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Math Help - closure union identity

  1. #1
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    closure union identity

    I'm trying to prove that the closure of the union is the union of the closures.

    Where for topological space (X, \mathcal T),
    \overline{A} = \cap \{F \subseteq X : A \subseteq F\, and\, F\, is \, closed\}
    denotes the closure of A.

    I'm trying to prove \overline{A\cup B} = \overline{A} \cup \overline{B}

    ===========

    This is what I have so far:

    First, proving \overline{A\cup B} \subseteq \overline{A} \cup \overline{B}:
    We know \overline{A}, \overline{B} are closed,
    so \overline{A} \cup \overline{B} is closed.
    Furthermore, A \subseteq \overline{A}, B \subseteq \overline{B},
    so A \cup B \subseteq \overline{A} \cup \overline{B}.
    Since \overline{A} \cup \overline{B} is a closed set containing A \cup B, we have \overline{A\cup B} \subseteq \overline{A} \cup \overline{B}.

    Now to prove \overline{A} \cup \overline{B} \subseteq \overline{A\cup B}:

    ... This is where I'm stuck ...
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  2. #2
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    Quote Originally Posted by CatNoob View Post
    Now to prove \overline{A} \cup \overline{B} \subseteq \overline{A\cup B}:
    ... This is where I'm stuck ...
    Recall that A\subseteq A\cup B so \overline{A}\subseteq \overline{A\cup B}. Likewise \overline{B}\subseteq \overline{A\cup B}.
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  3. #3
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    Wow, thanks Plato. Why didn't I see that.

    Also, is the first part of the proof correct? Is there an easier way?
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  4. #4
    MHF Contributor Drexel28's Avatar
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    Quote Originally Posted by CatNoob View Post
    Also, is the first part of the proof correct? Is there an easier way?
    That's the easiest way to prove it here! That said, it can be proven just by using the axioms of a closure operator, if that in any way interests you.
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  5. #5
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    Quote Originally Posted by Drexel28 View Post
    That's the easiest way to prove it here! That said, it can be proven just by using the axioms of a closure operator, if that in any way interests you.
    What are the axioms of the closure operator? I just know the definition of closure given above.
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  6. #6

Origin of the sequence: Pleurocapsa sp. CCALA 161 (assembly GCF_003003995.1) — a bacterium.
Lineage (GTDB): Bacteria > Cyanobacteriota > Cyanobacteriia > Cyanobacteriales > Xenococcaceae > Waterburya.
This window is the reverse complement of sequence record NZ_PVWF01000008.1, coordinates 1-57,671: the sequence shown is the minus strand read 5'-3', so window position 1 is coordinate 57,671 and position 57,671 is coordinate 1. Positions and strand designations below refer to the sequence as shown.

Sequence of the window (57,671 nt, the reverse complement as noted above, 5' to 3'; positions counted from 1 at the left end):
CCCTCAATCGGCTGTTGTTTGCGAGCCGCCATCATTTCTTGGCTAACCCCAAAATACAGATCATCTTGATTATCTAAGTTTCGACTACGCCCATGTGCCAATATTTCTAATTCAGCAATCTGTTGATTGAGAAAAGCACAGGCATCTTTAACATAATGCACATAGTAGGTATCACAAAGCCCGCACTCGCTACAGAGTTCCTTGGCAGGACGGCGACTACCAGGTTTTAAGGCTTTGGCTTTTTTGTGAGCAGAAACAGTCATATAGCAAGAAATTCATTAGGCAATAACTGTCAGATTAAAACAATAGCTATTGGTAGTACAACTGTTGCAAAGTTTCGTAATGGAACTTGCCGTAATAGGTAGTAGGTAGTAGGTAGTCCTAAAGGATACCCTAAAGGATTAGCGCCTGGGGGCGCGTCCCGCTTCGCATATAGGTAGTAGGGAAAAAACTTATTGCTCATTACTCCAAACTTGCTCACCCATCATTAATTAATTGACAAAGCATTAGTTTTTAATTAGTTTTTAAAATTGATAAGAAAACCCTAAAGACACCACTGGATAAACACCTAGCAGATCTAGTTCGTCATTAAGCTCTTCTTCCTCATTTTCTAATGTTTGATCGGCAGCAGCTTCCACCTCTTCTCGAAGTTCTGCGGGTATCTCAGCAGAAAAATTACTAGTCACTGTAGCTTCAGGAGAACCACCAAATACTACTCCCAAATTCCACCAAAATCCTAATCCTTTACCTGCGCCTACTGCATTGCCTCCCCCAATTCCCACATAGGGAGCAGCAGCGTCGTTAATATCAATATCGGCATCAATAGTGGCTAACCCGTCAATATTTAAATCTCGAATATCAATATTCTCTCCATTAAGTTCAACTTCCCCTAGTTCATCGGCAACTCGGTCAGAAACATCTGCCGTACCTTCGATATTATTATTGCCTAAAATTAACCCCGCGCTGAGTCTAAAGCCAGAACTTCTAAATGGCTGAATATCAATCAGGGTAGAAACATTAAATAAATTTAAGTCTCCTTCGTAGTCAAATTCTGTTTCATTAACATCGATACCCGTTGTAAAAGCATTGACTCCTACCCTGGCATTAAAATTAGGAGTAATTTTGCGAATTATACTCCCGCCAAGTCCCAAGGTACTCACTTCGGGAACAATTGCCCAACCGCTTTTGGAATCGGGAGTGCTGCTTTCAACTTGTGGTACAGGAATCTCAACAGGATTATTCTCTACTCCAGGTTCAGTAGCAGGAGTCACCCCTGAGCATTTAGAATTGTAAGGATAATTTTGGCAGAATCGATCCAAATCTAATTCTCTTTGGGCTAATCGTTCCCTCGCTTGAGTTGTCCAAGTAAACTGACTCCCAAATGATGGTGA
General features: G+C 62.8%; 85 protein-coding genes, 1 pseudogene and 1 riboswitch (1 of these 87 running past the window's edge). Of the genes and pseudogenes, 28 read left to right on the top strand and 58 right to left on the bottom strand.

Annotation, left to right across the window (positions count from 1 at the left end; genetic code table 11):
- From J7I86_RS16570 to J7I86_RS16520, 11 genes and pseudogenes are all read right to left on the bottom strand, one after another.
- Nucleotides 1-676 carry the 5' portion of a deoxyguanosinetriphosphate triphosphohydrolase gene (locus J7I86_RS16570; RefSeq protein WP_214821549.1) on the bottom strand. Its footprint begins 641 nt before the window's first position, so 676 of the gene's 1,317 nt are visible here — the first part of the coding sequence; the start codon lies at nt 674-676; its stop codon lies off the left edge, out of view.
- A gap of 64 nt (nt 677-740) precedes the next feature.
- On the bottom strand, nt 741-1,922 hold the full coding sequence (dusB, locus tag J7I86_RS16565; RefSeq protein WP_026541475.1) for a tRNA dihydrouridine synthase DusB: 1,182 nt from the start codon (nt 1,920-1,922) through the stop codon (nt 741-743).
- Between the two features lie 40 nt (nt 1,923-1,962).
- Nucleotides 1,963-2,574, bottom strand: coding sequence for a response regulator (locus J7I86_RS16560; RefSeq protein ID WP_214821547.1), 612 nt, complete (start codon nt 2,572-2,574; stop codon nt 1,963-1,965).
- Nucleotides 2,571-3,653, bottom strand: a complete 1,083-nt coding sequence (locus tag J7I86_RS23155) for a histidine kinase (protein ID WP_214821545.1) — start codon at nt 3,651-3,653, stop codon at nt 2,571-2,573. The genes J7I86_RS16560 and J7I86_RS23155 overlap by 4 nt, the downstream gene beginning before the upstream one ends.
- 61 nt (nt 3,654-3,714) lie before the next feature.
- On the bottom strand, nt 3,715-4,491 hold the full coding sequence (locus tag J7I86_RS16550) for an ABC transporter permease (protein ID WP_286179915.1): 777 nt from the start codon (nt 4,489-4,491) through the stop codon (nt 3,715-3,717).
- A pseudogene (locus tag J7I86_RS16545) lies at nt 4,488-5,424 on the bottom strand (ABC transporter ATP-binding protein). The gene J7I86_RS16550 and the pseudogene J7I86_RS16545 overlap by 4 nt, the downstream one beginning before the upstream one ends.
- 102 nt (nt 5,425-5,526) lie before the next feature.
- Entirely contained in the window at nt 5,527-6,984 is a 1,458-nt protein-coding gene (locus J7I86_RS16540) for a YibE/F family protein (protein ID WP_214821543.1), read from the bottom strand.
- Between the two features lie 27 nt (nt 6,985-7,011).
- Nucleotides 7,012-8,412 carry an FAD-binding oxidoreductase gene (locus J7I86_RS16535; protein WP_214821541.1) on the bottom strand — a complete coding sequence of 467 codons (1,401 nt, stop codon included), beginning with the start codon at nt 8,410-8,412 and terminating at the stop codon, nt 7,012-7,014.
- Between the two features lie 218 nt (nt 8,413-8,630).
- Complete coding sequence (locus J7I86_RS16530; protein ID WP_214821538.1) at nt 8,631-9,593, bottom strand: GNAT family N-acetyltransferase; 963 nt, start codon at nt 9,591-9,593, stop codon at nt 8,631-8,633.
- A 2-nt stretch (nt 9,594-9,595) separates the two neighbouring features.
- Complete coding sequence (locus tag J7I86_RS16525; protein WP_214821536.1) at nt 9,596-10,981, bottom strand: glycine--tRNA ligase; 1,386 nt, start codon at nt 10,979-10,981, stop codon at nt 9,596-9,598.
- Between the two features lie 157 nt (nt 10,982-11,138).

MHF Contributor Drexel28's Avatar
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    Quote Originally Posted by CatNoob View Post
    What are the axioms of the closure operator? I just know the definition of closure given above.
    It's not super important for this case, but it's an intertesting alternative way to define a topological space. Namely, call a closure space to be an ordered pair \left(X,\text{cl}_X\right) where X is a non-empty set and \text{cl}_X:2^{X}\to 2^{X} (here 2^X is the power set) such that for every E,G\in 2^X


    \begin{aligned}&\mathbf{(1)}\quad \text{cl}_X\left(\varnothing\right)=\varnothing\\ &\mathbf{(2)}\quad E\subseteq \text{cl}_X\left(E\right)\\ &\mathbf{(3)}\quad \text{cl}_X\left(E\cup G\right)=\text{cl}_X\left(E\right)\cup\text{cl}_X\  left(G\right)\\ &\mathbf{(4)}\quad \text{cl}_X\left(\text{cl}_X\left(E\right)\right)=  \text{cl}_X\left(E\right)\end{aligned}


    Clearly every topological space induces a closure operator, the normal one. What's more interesting is that if one defines on a closure space \left(X,\text{cl}_X\right) the set \mathcal{T}=\left\{E\in 2^X:\text{cl}_X\left(X-E\right)=E\right\} then \mathcal{T} is a topology on X. What's really interesting about this whole things is that these two notions of topological spaces (the normal definition and the definition which makes closure space and topological space synonomous) are really equivalent. What I mean by this is if you start with a topological space \left(X,\mathcal{J}\right) and creat from this the usual closure operator \text{cl}_X (the intersection of all the closed sets containing the set in question) and then create from this the topology \mathcal{T} induced by the closure operator (as I previously mentioned) then one can see that \mathcal{T}=\mathcal{J}. Conversely, if one starts with a closure space \left(X,\text{cl}_X\right) and create the topology \mathcal{T} induced by this closure operator and then defines the usual closure operator \text{cl}'_X on the topological space \left(X,\mathcal{T}\right) (the intersection of all closed supersets) then \text{cl}_X=\text{cl}'_X. Kind of interesting, huh? What's weird is that while the formulation of topological spaces seen today is probably the most natural the concept of a closure space predates it, as can be seen in the works of Kuratowski.


    Sorry for the rant, just thought I'd share.
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